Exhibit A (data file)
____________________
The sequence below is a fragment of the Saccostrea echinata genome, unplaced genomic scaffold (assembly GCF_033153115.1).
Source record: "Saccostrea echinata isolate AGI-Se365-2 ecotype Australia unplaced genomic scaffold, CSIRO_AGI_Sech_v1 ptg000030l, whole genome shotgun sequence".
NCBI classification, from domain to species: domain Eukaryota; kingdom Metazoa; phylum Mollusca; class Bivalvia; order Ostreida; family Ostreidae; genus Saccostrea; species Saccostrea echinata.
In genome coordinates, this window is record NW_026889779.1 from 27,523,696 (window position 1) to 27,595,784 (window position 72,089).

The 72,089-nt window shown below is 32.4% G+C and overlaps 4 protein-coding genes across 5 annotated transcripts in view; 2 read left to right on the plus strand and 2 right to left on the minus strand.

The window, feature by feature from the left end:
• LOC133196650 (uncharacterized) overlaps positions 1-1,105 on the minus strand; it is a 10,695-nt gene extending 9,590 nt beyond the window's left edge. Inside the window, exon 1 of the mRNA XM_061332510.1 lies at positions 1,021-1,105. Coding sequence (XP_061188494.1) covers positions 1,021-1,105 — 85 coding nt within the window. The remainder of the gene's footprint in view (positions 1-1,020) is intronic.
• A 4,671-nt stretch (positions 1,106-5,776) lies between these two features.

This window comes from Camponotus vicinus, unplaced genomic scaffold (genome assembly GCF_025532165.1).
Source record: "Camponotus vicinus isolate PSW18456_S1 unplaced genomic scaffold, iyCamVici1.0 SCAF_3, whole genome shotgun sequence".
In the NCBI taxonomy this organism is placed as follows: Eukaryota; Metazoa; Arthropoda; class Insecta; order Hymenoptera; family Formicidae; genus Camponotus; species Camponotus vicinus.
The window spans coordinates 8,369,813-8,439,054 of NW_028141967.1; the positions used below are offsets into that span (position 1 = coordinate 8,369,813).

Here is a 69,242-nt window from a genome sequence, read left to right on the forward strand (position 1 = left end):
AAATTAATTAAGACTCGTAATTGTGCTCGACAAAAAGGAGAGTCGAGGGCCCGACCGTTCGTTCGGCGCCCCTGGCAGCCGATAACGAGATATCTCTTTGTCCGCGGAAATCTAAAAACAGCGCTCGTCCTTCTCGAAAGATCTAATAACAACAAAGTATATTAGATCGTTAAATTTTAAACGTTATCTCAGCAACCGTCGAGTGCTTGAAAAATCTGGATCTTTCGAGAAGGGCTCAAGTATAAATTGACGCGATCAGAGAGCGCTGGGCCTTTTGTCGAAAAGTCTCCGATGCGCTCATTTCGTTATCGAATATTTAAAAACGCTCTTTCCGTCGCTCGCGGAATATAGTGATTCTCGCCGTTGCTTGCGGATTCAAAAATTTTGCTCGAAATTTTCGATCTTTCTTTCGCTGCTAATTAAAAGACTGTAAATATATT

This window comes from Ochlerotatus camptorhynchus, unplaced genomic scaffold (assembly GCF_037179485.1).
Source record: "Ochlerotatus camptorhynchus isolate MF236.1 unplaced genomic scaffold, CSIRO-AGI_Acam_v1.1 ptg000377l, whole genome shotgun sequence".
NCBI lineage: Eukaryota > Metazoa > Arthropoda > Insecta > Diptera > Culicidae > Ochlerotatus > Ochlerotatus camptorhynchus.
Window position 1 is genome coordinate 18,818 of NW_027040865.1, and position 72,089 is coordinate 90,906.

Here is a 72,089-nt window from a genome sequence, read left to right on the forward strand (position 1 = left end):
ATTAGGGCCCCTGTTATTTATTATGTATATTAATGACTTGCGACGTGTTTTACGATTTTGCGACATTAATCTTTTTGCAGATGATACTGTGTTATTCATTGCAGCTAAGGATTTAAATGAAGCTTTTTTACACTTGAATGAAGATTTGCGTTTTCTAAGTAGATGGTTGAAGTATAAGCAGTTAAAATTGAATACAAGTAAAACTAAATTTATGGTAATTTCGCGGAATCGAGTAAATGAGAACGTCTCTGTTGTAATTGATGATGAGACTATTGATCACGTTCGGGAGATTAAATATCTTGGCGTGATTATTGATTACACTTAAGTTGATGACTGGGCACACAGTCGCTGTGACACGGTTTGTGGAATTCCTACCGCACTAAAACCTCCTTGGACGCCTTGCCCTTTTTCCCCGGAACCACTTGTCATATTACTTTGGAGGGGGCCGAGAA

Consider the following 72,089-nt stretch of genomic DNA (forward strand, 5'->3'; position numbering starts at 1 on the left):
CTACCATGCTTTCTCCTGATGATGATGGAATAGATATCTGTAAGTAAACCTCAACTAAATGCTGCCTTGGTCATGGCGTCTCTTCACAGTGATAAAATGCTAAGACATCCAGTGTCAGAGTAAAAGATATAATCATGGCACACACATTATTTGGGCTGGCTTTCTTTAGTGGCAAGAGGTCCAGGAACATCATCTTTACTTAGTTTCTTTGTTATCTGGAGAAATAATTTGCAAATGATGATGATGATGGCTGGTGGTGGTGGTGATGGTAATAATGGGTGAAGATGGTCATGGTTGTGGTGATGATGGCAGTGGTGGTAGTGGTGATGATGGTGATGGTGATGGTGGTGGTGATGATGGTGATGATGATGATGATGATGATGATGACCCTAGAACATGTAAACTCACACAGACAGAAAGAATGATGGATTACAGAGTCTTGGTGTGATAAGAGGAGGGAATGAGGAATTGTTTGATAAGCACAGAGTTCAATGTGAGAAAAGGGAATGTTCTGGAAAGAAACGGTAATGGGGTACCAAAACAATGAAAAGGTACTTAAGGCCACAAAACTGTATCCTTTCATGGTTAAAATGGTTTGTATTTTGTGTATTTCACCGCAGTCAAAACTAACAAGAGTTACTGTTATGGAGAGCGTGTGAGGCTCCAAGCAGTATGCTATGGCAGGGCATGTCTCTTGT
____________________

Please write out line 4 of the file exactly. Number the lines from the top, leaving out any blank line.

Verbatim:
In genome coordinates, this window is record NW_026889779.1 from 27,523,696 (window position 1) to 27,595,784 (window position 72,089).